February 2012 Newsletter

Hi friends and sponsors

Xin chào

What we’ve just done

Just back from Vietnam. Funding highlights were:

1. Students received their February 2012 tertiary scholarships, thanks to our Australian scholarship sponsors. Grants are arranged by written agreement with our project partners, the women’s monastic community of Huong Phuong. A typical example of a funding contract is in the Policies section of this web site.

2. Village medical clinic funding of medicines for the poor (12-month trial basis). Plus a motorbike for patient outreach.

3. Orphanage duck farm expansion to purchase 200 more ducklings. The farm is well-established and provides eggs, income and nutrition for the orphanage.

4. General fund items such as: supply of musical instruments at the orphanage; student library materials; help to a deaf/mute single mother, who came to the orphanage and gave birth to a lovely baby boy.

Thanks  to contributions of friends, these works could be carried out.  I also had three personal adventures:

1. Visiting the family home of Dr Yen, the clinic doctor.  The family are poor. This proved to me that if someone is exceptionally talented, with hard work they can overcome a poor childhood and graduate from medical school.

2. Riding a motorbike 500km through Vietnam (It’s easy-  it’s not as if there are any road rules).

3. Recovering from a foot injury. This provided insight into the needs of the village medical clinic, which combines western medicine with traditional healing.

Sometimes local priorities are a complete inversion of our funding priorities. An example was the medical clinic. Local priorities are: 1. Make it beautiful and impressive (“dep”). 2. Fill the building with high status hospital machines (to attract prestige customers). 3. Provide basic health care for the people. Our priorities start with basic health care, then “maybe” some machines, then beauty last.

Discussions with our project partners underline the absolute need to specify projects in detail and then check implementation on the ground. The playground is now installed (see under completed projects).  We had a 2-day negotiation with the sisters about providing a soft surface under play equipment. On arrival we found hundreds of square metres of  hard concrete paving blocks were laid under the play equipment.

“Why no soft landing surface underneath?” we asked at our funding consultation. “Oh, we don’t need it. Some children are very naughty. They play in the sand and get dirty. Some children have maybe something wrong with their brain. They put the dirt in their mouths. They will be alright. We have mats that we can put under equipment.” Every possible story, except the real reason, which was that sand was deemed “khong dep” (not beautiful).  Acres of concrete paving would be “dep” (beautiful, impressive).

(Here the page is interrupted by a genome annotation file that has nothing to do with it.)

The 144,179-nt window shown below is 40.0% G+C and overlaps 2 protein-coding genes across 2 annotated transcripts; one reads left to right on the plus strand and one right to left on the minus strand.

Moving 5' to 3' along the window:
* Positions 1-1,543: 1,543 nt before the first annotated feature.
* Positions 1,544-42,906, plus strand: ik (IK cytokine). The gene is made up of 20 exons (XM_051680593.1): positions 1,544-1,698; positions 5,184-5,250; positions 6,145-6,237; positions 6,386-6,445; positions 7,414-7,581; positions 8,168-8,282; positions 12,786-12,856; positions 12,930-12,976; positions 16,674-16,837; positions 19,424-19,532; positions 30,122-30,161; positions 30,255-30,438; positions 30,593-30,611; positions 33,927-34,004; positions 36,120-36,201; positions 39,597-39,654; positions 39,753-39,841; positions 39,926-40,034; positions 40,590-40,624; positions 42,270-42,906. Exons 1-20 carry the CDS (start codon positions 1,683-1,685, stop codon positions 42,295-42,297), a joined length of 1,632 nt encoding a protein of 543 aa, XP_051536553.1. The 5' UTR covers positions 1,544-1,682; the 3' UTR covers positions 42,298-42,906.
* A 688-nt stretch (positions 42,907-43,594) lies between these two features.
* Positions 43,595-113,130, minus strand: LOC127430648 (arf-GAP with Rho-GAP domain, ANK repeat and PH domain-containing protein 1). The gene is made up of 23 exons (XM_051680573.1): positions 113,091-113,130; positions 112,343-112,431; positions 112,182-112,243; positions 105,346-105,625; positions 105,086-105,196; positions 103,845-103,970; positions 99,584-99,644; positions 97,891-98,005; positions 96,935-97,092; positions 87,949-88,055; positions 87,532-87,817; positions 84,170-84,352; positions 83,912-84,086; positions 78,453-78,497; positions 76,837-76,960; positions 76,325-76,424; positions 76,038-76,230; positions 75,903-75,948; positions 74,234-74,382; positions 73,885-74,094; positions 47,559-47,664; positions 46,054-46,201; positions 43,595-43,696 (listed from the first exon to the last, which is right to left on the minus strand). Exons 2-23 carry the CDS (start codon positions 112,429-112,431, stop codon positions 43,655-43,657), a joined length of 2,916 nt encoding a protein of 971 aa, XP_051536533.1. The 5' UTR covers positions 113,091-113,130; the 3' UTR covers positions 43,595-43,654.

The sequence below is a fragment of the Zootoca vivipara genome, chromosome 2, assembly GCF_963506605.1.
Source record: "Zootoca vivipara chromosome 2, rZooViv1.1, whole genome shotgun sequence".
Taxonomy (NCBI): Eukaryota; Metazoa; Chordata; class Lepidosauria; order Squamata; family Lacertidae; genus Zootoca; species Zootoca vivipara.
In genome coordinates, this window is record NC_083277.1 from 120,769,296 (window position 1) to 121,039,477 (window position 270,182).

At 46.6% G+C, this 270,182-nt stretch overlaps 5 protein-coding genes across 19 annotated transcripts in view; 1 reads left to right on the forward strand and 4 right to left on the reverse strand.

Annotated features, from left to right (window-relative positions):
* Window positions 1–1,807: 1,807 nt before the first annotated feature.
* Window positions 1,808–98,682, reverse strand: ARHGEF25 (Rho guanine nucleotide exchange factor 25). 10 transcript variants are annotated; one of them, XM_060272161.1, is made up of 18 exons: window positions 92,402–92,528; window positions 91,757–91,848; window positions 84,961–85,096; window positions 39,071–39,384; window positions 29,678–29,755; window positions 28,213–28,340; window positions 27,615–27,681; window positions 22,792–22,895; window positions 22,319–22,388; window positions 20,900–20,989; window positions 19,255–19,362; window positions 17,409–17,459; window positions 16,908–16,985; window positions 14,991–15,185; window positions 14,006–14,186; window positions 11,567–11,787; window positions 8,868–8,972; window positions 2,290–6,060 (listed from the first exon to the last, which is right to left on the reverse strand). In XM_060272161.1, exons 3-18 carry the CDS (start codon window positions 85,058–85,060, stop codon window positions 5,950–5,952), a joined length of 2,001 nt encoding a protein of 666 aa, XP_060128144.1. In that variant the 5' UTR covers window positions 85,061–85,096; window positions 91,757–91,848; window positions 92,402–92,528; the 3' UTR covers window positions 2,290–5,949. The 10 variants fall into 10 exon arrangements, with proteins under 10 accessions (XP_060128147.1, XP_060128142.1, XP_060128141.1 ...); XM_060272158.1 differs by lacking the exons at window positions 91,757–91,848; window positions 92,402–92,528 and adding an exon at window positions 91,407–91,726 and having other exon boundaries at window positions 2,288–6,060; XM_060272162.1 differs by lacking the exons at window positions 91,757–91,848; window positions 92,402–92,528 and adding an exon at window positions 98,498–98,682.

After many gentle and unsuccessful negotiations, it was truth time.  Vietnamese women are very strong. They will not budge easily once they have taken a position. I sat down with Mother Superior: “You signed a contract. You took money for the playground. That included money for soft sand under play equipment. Our sponsors’ concern is preventing further brain injury of children, not things such as beauty (showcasing the orphanage). There is no compromise on this. If you don’t do this, then give the money back”. Once it was crystal clear that no story could sway us and that there might be withdrawal of funds, the whole thing was suddenly no problem. There was a 5-minute site inspection and a few mobile phone calls. Within an hour, sand was delivered and was being spread. By the end of the day, the whole playground had effortlessly moved.

Such discussions with our project partners underline the absolute need to:
2. Design and specify projects in detail.
3. Have signed finding contracts in place.
4. “Ground truth”: check implementation on the ground.

 

What’s coming up

What’s coming up now? We have a privately funded visit by Sisters Huong and Tuyen, on a cultural immersion trip to Australia. We need discussions with our project partners – the monastic community at Huong Phuong. They will consider what staged level of support they will need for things like:

1. Computer training.
2. Library room.
3. Water filtration plant – business enterprise for the orphanage that employs disabled people and provides better water (and better health) for the village.
4. Basic medical equipment selection, specification, procurement and supply.

We will then set up funding agreements and deliver support. All funding to be staged and conditional on targets being met.

See you soon

hẹn gặp lại

Peter Kabaila

Comments are closed.